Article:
Why Invest in Funds
Here are 5 reasons why investors choose to invest in funds as their route to the investment markets. This post looks at these benefits.
- Economies of Scale
- Risk Management
- Professional Services
- Convenience & Choice
- Cost of Investment
Economies of Scale
Funds are collective investments. A collective investment enables people to buy part of the total investment portfolio of the fund. By grouping together, those of modest means benefit from the same investments as the better off.
Economies of scale enable them to invest in larger assets such as hotels, factories, warehouses and office buildings. Most people cannot afford to buy these assets on their own but they can via a fund.
Another advantage of economies of scale is the employment of professional services like lawyers, researchers and fund managers. Normally the cost of employing a professional on an on-going basis would be prohibitively expensive. By employing them via the fund, private investors pay in proportion to their holding in the fund via the fund fees.
The ownership of a share in a company entitles you to a share in the profits made by the company. The ownership of a unit or share in a fund entitles you to the performance of the fund.
Investors have limited capital. An investor needs to limit the number of individual investments made according to the amount of capital available and the cost of investing in these assets.
To take an extreme example, it is unlikely to be of any benefit investing in one share costing $1 if the cost of purchasing that share is $10, an investor would need to achieve a 1,000% return before he had even recovered his cost of investing.
When a person decides to invest in funds, this enables them to spread their investment over a wide variety of equities, bonds and property assets within just one unit.
So if the unit price is $1 within that unit an investor has exposure to all of the investments of the fund, which may be tens or even hundreds of different assets.
So as well as being cost-effective, funds help reduce risk by providing diversification. Fund charges are a percentage of the transaction rather than a fixed fee. Small and regular investors benefit from this form of charging structure.
Funds provide investors with safe custody of the title documents of the fund’s assets. Examples of title documents are title deeds to property and shares certificates where the are still issued.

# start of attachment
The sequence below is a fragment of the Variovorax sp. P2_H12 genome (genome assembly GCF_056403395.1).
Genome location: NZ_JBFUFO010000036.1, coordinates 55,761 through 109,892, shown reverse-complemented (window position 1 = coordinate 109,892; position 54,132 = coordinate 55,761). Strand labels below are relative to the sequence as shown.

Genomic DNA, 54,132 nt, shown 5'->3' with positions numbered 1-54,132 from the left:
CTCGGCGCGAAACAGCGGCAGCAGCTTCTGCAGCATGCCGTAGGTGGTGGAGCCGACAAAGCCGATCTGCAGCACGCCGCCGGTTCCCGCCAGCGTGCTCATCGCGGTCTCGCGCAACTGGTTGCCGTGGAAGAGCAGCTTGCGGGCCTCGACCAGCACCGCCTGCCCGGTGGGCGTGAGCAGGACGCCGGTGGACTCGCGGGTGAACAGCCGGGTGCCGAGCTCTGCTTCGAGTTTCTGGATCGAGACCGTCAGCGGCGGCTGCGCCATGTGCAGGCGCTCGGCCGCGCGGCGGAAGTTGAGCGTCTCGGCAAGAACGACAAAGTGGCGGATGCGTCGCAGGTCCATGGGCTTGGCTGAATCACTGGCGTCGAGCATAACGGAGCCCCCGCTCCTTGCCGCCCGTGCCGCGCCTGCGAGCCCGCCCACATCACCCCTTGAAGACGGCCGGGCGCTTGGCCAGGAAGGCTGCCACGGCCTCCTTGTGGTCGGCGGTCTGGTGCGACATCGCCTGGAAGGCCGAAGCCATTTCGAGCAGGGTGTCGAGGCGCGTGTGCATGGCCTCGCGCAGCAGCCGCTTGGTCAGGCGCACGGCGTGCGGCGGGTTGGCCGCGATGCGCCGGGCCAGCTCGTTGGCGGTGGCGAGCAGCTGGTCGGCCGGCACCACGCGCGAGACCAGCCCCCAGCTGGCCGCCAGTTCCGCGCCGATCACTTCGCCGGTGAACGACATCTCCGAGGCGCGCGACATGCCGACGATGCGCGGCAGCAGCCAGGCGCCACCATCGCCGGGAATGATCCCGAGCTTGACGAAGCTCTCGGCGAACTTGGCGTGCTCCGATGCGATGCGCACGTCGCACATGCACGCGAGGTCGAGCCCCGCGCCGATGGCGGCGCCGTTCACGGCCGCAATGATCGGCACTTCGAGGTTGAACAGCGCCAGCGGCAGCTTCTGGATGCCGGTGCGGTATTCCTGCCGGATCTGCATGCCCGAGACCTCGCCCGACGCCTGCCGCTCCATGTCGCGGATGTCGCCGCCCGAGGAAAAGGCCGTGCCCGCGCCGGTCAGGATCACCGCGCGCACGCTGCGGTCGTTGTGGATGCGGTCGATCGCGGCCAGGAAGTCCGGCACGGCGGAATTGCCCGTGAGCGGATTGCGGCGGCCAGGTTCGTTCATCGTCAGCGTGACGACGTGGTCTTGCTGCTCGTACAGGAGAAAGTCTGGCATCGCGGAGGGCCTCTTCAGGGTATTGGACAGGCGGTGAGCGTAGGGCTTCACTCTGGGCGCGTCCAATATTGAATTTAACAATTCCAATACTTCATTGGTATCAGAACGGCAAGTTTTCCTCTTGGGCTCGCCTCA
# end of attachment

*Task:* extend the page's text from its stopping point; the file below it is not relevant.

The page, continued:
Custodians collect dividends and interest from the assets held by the fund. Usually, the custodian of the fund is a large international bank.
Funds also use lawyers when transacting deals such as property purchase or buying some other off market asset, ensuring proof of title and other important aspects of the purchase or sale.
Of course, many funds undertake a great deal of research to investigate investment opportunities for the fund manager to select, if he or she feels it is appropriate for the fund. This research will often involve visiting companies around the world and discussing the prospects of the company with senior managers and the firms’ directors.
Convenience & Choice
Another reason to invest in funds is convenience. They offer access to many investment opportunities in one place. The fund manages the collection of dividends and interest from the investment as well as the safe custody of documents. This saves the investor time.
There are tens of thousands of funds from which an investor can choose. These funds cover many different markets, asset types and investing styles.
Cost of Investing
When a person decides to invest in funds. For funds regulated in the EU, there is a document called a Key Investor Information Document (KIID.) This is a 2-page document in a format prescribed by the fund’s regulator. It provides basic information about the fund, including information on risk, the fund’s past performance and charges.
The cost of investing via a fund depends on many factors but typically there are 2 main charges an investor will consider. Firstly, the cost of investment, how much it costs to buy into the fund (initial charge). As mentioned above, funds usually charge a percentage of the amount invested. Whilst 5% remains the industry norm for retail investments, I have seen this charge as high as 8% and as low as 1%.
The Ongoing Charges Figure (OCF) shows the drag on performance caused by most operational expenses associated with a fund. Expenses represented by this figure include payments to the manager, trustee, custodian and their representatives. The figure also includes registration, regulatory, audit and legal fees, and the costs of distribution. For actively managed funds a charge or between 1.5% and 2.0% is normal and for a passive fund like an ETF 0.5% or less is typical.
The OCF calculation does not include charges for performance fees, transaction costs and interest on borrowing for example. To understand these fees, an investor must consult the fund accounts.
For more information on funds and other investment opportunities contact us.